The Defibulators, described alternately as “Hee-Haw on mescaline” and “CBGB-meets-Grand Ole Opry,” will release Debt’ll Get’em,’ the follow up to their acclaimed 2009 debut ‘Corn Money,’ on August 27th. Recorded in Woodstock with D. James Goodwin and Eli Walker and Brooklyn with co-producer Brian Bender (Langhorne Slim, Jose James), the album is an au courant, urban take on classic country, channeling the frenetic energy of their legendary live shows into tight, punchy hooks and foot-stomping sing-alongs.
From “Pay For That Money,” a pedal steel and fiddle lament about debt, to “Ponytail Run,” a dreamy ode to beauty just out of reach, the album is full of gorgeous harmonies and razor-sharp wit. “Everybody’s Got a Banjo” is a biting, 70′s swamp funk-inspired nod to the instrument’s recent ubiquity (“If you don’t know how to play it, well it still looks cool”), and “Cackalacky” is the tongue-in-cheek story of an Appalachian musician who moves to New York City to make it big in roots music.
The band’s boundless energy and infectious sense of joy onstage earned them a nod as one of Brooklyn’s best emerging bands in Vice Magazine, and a devoted following in a city not known for its love of country. “It’s most fun to play for people who don’t think they like country music,” says singer Erin Bru. Guitarist/singer/songwriter Bug Jennings agrees, adding, “There’s something about the fast-paced, frantic, neurotic energy of New York that makes our style work.”
The band garnered immediate critical notice for their debut in 2009, with New York Magazine raving that “[Bug] and singer Erin Bru slip into harmonies that recall the storied Gram Parsons-Emmylou Harris duets,” Under the Radar hailing it as “a boozy concoction worth swigging until last call,” and Pop Matters describing it as “a drunken square dance on speed.”
Paste Magazine was dead-on when they called The Whiskey Gentry a toe-tapping, steamrolling kind of band, its fingers picking deep into fields of bluegrass, feet stomping in line with a punk-inspired kick drum.” Formed in 2009 by husband and wife duo Lauren Staley and Jason Morrow, The Whiskey Gentry is a group of seasoned veterans to put things mildly, some of the finest pickers and musicians the Southeast has to offer. A recent finalist in the Chris Austin Songwriting Competition held at MerleFest, Staley's natural gifts with words and her powerful lead vocal abilities complement the bands edgy interpretation of an otherwise traditional sound. All of this, coupled with a commanding and high-energy live performance, sets the bar for the way todays country music ought to sound honest, tight, daring, and void of pretension.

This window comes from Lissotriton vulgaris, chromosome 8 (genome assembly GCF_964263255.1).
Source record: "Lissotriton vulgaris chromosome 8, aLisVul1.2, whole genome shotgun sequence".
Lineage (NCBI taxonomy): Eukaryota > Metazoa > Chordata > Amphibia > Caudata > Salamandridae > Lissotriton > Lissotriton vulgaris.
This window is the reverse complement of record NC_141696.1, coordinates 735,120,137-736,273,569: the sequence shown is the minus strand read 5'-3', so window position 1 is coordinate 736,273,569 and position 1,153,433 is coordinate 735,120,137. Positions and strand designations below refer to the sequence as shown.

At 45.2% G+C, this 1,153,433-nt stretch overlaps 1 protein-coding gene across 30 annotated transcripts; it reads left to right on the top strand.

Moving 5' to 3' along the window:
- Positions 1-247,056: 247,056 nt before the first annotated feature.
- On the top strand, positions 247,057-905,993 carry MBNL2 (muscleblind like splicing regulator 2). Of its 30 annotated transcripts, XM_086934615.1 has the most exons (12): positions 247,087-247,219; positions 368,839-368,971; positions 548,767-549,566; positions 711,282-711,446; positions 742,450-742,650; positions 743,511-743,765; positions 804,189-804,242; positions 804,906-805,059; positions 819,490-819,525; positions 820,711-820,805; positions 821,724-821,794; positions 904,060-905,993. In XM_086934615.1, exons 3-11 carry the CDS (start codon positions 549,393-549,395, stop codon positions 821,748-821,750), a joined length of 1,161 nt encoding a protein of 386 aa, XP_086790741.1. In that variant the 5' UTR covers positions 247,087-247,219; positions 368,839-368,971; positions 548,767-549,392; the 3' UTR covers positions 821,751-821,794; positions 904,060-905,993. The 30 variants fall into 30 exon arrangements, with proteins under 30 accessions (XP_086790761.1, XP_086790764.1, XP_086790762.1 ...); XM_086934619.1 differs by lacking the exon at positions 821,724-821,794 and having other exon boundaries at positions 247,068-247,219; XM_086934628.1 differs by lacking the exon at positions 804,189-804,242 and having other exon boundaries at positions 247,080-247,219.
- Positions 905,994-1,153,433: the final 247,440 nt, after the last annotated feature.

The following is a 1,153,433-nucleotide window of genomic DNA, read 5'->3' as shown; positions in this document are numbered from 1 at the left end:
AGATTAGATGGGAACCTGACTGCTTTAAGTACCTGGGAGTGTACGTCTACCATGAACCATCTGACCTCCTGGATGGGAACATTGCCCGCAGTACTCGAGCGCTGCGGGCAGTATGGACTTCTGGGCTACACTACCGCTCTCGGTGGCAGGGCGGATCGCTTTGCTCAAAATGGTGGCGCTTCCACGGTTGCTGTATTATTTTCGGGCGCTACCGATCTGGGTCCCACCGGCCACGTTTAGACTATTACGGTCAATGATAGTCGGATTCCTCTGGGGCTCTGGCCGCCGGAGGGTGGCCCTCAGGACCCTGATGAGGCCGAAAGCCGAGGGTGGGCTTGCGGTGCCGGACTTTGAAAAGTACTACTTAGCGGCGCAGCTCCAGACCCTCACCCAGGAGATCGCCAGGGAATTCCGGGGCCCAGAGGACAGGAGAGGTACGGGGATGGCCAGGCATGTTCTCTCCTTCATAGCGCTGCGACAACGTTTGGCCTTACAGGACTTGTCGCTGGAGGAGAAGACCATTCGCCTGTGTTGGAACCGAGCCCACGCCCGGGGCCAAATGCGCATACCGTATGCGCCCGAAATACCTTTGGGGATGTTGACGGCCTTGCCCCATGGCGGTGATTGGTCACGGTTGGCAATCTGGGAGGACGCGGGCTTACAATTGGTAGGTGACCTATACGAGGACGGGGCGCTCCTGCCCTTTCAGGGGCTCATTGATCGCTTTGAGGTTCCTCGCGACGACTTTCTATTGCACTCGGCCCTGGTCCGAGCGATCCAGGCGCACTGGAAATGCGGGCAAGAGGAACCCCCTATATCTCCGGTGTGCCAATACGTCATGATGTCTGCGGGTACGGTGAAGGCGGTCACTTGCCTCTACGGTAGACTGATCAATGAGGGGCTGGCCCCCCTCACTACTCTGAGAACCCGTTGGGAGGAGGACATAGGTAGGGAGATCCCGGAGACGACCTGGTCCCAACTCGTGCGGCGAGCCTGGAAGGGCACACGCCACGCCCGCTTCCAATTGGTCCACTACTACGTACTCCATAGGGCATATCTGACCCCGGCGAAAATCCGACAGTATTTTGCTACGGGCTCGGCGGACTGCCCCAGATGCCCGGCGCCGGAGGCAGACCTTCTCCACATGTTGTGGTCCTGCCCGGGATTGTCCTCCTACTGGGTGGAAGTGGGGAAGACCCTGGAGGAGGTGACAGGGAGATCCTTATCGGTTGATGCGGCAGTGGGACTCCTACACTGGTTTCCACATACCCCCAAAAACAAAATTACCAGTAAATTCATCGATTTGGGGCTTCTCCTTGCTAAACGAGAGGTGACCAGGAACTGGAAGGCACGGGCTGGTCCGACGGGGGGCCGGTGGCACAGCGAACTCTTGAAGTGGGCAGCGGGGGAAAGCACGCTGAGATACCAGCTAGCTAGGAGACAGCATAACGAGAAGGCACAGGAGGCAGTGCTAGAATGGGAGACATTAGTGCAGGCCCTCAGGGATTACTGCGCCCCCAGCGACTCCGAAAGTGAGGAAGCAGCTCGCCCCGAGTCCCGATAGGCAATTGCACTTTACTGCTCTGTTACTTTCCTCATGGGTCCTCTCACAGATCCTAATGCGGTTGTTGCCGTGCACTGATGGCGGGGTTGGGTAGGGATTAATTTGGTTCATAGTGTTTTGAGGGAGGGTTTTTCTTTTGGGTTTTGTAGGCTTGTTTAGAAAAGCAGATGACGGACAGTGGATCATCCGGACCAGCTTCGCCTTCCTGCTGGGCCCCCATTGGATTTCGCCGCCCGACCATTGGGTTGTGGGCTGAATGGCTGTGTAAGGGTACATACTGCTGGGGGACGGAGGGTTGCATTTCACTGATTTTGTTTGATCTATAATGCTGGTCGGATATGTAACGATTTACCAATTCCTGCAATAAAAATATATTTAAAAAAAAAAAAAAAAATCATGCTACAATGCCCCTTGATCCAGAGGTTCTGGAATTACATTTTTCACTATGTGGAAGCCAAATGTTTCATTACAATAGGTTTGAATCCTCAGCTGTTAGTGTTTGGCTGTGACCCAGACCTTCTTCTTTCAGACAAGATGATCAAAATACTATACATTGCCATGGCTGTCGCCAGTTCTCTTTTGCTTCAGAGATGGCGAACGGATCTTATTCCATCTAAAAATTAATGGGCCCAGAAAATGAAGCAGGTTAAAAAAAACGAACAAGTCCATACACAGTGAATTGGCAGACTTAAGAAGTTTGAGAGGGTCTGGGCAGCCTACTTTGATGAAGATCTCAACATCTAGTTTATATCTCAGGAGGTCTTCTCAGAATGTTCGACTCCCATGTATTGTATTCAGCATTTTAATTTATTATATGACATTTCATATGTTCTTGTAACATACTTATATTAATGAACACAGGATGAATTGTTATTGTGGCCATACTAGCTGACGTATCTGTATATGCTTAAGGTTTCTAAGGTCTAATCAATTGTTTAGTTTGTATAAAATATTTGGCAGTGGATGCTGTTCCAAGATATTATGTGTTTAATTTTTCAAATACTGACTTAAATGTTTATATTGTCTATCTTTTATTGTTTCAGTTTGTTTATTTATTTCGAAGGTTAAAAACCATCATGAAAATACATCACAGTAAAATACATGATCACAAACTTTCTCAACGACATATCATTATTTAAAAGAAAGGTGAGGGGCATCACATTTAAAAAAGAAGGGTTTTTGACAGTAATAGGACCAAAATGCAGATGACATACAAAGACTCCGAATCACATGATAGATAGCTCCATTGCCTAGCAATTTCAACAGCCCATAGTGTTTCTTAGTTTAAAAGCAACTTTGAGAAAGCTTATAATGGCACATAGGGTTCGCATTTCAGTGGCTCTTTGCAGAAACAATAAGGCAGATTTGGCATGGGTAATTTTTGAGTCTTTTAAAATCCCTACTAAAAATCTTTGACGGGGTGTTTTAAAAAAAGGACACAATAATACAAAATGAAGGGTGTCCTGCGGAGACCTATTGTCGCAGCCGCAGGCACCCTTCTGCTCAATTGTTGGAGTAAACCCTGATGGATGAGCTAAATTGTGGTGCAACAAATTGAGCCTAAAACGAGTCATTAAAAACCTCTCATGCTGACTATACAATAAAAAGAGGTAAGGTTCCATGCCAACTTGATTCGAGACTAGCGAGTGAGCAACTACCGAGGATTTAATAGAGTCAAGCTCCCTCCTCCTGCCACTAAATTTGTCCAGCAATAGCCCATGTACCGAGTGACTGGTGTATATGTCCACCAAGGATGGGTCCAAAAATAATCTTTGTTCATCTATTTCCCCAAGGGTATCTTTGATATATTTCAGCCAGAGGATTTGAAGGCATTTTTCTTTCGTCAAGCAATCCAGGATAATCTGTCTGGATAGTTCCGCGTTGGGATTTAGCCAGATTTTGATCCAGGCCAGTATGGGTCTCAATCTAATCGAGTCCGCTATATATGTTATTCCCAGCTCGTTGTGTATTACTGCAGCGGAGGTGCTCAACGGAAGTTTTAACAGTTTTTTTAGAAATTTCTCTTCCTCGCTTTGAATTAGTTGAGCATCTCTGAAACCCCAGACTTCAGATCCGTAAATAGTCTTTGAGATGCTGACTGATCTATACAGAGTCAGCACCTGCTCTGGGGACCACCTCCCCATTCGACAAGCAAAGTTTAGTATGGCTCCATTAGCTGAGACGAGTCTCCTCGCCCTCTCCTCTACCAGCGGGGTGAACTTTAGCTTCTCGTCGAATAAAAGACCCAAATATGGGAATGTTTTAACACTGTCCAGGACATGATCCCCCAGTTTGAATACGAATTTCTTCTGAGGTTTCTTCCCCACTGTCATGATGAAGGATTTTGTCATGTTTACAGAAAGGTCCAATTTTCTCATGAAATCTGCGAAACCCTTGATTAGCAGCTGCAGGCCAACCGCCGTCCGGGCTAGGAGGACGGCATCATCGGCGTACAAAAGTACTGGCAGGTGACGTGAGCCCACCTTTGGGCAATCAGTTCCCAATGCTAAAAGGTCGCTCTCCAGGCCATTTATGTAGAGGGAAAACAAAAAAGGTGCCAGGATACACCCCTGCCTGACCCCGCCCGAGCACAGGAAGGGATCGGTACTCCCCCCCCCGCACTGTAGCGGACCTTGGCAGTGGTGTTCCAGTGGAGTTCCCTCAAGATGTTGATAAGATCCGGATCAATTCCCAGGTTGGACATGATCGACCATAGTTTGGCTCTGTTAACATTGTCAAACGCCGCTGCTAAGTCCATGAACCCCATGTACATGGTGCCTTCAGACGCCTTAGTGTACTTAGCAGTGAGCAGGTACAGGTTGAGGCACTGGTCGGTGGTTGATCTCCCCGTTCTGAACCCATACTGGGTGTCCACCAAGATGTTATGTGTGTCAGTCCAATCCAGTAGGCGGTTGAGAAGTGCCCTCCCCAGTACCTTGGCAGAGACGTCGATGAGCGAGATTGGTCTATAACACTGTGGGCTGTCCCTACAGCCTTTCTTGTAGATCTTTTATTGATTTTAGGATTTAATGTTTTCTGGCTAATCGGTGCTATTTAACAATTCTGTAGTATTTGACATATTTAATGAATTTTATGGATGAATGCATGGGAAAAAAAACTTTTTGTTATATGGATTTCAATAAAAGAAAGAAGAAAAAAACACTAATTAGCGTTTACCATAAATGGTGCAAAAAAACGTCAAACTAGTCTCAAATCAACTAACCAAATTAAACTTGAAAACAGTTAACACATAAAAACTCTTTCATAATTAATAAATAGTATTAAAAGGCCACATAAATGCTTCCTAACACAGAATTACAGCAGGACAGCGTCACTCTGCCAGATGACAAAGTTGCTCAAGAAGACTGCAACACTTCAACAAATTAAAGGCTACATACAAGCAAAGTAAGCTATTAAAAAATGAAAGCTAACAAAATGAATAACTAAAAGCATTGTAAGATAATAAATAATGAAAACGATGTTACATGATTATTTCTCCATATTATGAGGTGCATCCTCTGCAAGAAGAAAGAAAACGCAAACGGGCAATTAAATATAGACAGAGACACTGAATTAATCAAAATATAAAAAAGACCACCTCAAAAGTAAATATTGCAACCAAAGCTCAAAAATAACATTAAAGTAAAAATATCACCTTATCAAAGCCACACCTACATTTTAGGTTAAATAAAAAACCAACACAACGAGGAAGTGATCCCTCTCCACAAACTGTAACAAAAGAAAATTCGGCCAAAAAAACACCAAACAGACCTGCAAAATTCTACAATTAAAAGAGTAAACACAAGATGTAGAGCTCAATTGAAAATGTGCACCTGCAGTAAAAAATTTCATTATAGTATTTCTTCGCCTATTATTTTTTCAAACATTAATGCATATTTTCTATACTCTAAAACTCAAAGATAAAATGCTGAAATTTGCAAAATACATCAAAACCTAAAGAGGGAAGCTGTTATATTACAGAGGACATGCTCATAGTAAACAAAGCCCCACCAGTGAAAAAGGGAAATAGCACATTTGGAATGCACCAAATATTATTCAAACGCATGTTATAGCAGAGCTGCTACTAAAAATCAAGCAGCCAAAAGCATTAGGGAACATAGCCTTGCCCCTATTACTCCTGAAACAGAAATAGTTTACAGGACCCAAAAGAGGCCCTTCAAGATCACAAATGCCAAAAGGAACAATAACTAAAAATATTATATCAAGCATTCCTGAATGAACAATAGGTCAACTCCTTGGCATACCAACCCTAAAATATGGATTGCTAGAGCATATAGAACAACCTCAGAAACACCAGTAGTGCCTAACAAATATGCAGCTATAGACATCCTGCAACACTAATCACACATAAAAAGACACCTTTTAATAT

Hoots & Hellmouth are a busy bunch. Road warriors to the bitter end, they’ve somehow found time to enter the studio twice in the last year to produce two records showcasing their forward-thinking roots/soul music. Their latest offering, the full-length Salt (street date 10/4/11), was recorded in their hometown of Philadelphia at Miner Street Studios with friend/engineer Jon Low (Dr. Dog, Sharon Van Etten, Twin Sister). The result speaks volumes to the evolution of a band committed to pushing their boundaries and exploring new sonic horizons.
Salt builds on the fresh ground broken on their previously released EP, Face First In The Dirt, continuing down a path of explosive creativity. “Why Would You Not Want To Go There?” kicks things off with a building intensity reflective of their passionate live performances, but tempered with well-placed flourishes of piano and electric guitar. H&H’s trademark soul vibe is thick on “Lay Low,” incorporating the stomp groove and call-and-response vocals familiar to established fans of the band. By the time the listener reaches the middle of the record, the dynamic and deep “Apple Like A Wrecking Ball” and “The Ache” drive home the point that these guys are not content to rest on their laurels. To round it all out, album closer “Being Borned Again” continues their tradition of massive group sing-alongs so vibrant the listener already feels the chills of the anticipated live rendition.
Lyrically, Sean Hoots has always endeavored to keep a keen eye on the craft of songwriting, and Salt showcases the artist on top of his game. These new songs reveal a greater depth of vulnerability and personalization unheard on previous H&H offerings. This is the sound of a writer digging deep, planting seeds and harvesting a bumper crop of thought-provoking, soul-scraping tunes.
With all the envelope-pushing found on Salt, one thing that won’t change any time soon is the band’s love of the road. Touring the old-fashioned way (relentlessly!), the band performs in all manner of venues on their own and with friends like Dr. Dog, O’Death, Heartless Bastards, Langhorne Slim, Grace Potter, etc. From rock clubs to folk festivals, they tour consistently and persistently, including triumphant stops at Wakarusa, the Philadelphia Folk Festival, SXSW, thousands of dive bars and more than a few farms in between.